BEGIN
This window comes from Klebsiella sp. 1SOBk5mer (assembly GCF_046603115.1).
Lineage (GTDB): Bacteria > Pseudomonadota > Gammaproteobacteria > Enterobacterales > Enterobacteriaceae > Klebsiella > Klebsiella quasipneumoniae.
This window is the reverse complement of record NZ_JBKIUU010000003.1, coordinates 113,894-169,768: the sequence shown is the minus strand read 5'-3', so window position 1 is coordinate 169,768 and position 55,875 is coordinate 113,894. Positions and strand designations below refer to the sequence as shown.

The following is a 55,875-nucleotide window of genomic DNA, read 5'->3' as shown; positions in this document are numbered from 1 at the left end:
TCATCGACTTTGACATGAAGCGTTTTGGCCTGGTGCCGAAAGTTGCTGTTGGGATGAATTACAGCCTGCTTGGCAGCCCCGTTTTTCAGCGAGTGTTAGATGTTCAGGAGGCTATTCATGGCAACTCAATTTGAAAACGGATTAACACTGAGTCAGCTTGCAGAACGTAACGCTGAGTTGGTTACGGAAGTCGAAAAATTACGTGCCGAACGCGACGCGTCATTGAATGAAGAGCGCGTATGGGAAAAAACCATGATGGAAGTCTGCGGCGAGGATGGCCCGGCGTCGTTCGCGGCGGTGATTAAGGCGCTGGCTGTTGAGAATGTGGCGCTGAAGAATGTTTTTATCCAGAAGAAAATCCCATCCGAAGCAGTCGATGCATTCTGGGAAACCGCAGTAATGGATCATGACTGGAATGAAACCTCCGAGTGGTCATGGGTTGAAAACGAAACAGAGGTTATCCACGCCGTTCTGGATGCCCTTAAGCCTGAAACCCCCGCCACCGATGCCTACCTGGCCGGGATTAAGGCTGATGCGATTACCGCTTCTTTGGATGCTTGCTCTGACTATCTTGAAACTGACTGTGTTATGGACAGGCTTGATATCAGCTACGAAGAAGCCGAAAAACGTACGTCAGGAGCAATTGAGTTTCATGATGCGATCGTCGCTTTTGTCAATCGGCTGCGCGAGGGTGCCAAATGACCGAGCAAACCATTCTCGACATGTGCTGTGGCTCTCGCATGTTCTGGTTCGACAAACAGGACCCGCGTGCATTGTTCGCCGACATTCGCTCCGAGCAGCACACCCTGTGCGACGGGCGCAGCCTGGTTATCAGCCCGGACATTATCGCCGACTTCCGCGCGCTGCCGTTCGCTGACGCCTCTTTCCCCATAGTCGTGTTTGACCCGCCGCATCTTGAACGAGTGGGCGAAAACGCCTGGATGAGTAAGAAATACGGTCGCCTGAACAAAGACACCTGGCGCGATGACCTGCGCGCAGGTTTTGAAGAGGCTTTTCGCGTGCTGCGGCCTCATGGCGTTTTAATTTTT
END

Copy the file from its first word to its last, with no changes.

This window comes from Klebsiella sp. 1SOBk5mer (assembly GCF_046603115.1).
Lineage (GTDB): Bacteria > Pseudomonadota > Gammaproteobacteria > Enterobacterales > Enterobacteriaceae > Klebsiella > Klebsiella quasipneumoniae.
This window is the reverse complement of record NZ_JBKIUU010000003.1, coordinates 113,894-169,768: the sequence shown is the minus strand read 5'-3', so window position 1 is coordinate 169,768 and position 55,875 is coordinate 113,894. Positions and strand designations below refer to the sequence as shown.

The following is a 55,875-nucleotide window of genomic DNA, read 5'->3' as shown; positions in this document are numbered from 1 at the left end:
TCATCGACTTTGACATGAAGCGTTTTGGCCTGGTGCCGAAAGTTGCTGTTGGGATGAATTACAGCCTGCTTGGCAGCCCCGTTTTTCAGCGAGTGTTAGATGTTCAGGAGGCTATTCATGGCAACTCAATTTGAAAACGGATTAACACTGAGTCAGCTTGCAGAACGTAACGCTGAGTTGGTTACGGAAGTCGAAAAATTACGTGCCGAACGCGACGCGTCATTGAATGAAGAGCGCGTATGGGAAAAAACCATGATGGAAGTCTGCGGCGAGGATGGCCCGGCGTCGTTCGCGGCGGTGATTAAGGCGCTGGCTGTTGAGAATGTGGCGCTGAAGAATGTTTTTATCCAGAAGAAAATCCCATCCGAAGCAGTCGATGCATTCTGGGAAACCGCAGTAATGGATCATGACTGGAATGAAACCTCCGAGTGGTCATGGGTTGAAAACGAAACAGAGGTTATCCACGCCGTTCTGGATGCCCTTAAGCCTGAAACCCCCGCCACCGATGCCTACCTGGCCGGGATTAAGGCTGATGCGATTACCGCTTCTTTGGATGCTTGCTCTGACTATCTTGAAACTGACTGTGTTATGGACAGGCTTGATATCAGCTACGAAGAAGCCGAAAAACGTACGTCAGGAGCAATTGAGTTTCATGATGCGATCGTCGCTTTTGTCAATCGGCTGCGCGAGGGTGCCAAATGACCGAGCAAACCATTCTCGACATGTGCTGTGGCTCTCGCATGTTCTGGTTCGACAAACAGGACCCGCGTGCATTGTTCGCCGACATTCGCTCCGAGCAGCACACCCTGTGCGACGGGCGCAGCCTGGTTATCAGCCCGGACATTATCGCCGACTTCCGCGCGCTGCCGTTCGCTGACGCCTCTTTCCCCATAGTCGTGTTTGACCCGCCGCATCTTGAACGAGTGGGCGAAAACGCCTGGATGAGTAAGAAATACGGTCGCCTGAACAAAGACACCTGGCGCGATGACCTGCGCGCAGGTTTTGAAGAGGCTTTTCGCGTGCTGCGGCCTCATGGCGTTTTAATTTTT